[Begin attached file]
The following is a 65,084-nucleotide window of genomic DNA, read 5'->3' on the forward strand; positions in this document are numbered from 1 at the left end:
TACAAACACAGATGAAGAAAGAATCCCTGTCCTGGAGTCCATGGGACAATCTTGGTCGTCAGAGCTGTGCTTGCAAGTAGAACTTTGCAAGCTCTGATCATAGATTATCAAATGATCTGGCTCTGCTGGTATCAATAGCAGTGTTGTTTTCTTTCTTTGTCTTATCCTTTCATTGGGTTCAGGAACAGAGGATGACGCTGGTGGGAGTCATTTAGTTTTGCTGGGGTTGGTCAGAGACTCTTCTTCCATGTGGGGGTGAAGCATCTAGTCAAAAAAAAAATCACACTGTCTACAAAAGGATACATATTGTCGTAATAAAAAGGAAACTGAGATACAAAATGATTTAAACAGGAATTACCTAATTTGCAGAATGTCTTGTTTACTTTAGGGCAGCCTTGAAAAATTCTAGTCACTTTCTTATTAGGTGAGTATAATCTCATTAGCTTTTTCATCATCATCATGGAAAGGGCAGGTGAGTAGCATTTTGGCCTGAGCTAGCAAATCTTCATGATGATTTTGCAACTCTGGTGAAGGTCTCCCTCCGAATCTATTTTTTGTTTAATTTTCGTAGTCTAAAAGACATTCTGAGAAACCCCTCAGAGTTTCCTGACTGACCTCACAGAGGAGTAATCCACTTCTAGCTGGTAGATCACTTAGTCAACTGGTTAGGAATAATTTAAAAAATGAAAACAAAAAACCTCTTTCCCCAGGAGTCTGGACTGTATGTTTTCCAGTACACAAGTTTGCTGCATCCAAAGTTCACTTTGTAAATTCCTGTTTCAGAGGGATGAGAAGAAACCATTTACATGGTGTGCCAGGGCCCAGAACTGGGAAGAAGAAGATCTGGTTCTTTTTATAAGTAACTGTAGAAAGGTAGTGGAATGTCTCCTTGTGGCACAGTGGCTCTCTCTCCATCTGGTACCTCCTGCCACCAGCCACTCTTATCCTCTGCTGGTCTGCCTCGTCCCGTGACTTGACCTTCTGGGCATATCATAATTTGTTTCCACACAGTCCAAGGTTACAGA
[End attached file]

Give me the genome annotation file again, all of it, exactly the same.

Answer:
The following is a 65,084-nucleotide window of genomic DNA, read 5'->3' on the forward strand; positions in this document are numbered from 1 at the left end:
TACAAACACAGATGAAGAAAGAATCCCTGTCCTGGAGTCCATGGGACAATCTTGGTCGTCAGAGCTGTGCTTGCAAGTAGAACTTTGCAAGCTCTGATCATAGATTATCAAATGATCTGGCTCTGCTGGTATCAATAGCAGTGTTGTTTTCTTTCTTTGTCTTATCCTTTCATTGGGTTCAGGAACAGAGGATGACGCTGGTGGGAGTCATTTAGTTTTGCTGGGGTTGGTCAGAGACTCTTCTTCCATGTGGGGGTGAAGCATCTAGTCAAAAAAAAAATCACACTGTCTACAAAAGGATACATATTGTCGTAATAAAAAGGAAACTGAGATACAAAATGATTTAAACAGGAATTACCTAATTTGCAGAATGTCTTGTTTACTTTAGGGCAGCCTTGAAAAATTCTAGTCACTTTCTTATTAGGTGAGTATAATCTCATTAGCTTTTTCATCATCATCATGGAAAGGGCAGGTGAGTAGCATTTTGGCCTGAGCTAGCAAATCTTCATGATGATTTTGCAACTCTGGTGAAGGTCTCCCTCCGAATCTATTTTTTGTTTAATTTTCGTAGTCTAAAAGACATTCTGAGAAACCCCTCAGAGTTTCCTGACTGACCTCACAGAGGAGTAATCCACTTCTAGCTGGTAGATCACTTAGTCAACTGGTTAGGAATAATTTAAAAAATGAAAACAAAAAACCTCTTTCCCCAGGAGTCTGGACTGTATGTTTTCCAGTACACAAGTTTGCTGCATCCAAAGTTCACTTTGTAAATTCCTGTTTCAGAGGGATGAGAAGAAACCATTTACATGGTGTGCCAGGGCCCAGAACTGGGAAGAAGAAGATCTGGTTCTTTTTATAAGTAACTGTAGAAAGGTAGTGGAATGTCTCCTTGTGGCACAGTGGCTCTCTCTCCATCTGGTACCTCCTGCCACCAGCCACTCTTATCCTCTGCTGGTCTGCCTCGTCCCGTGACTTGACCTTCTGGGCATATCATAATTTGTTTCCACACAGTCCAAGGTTACAGA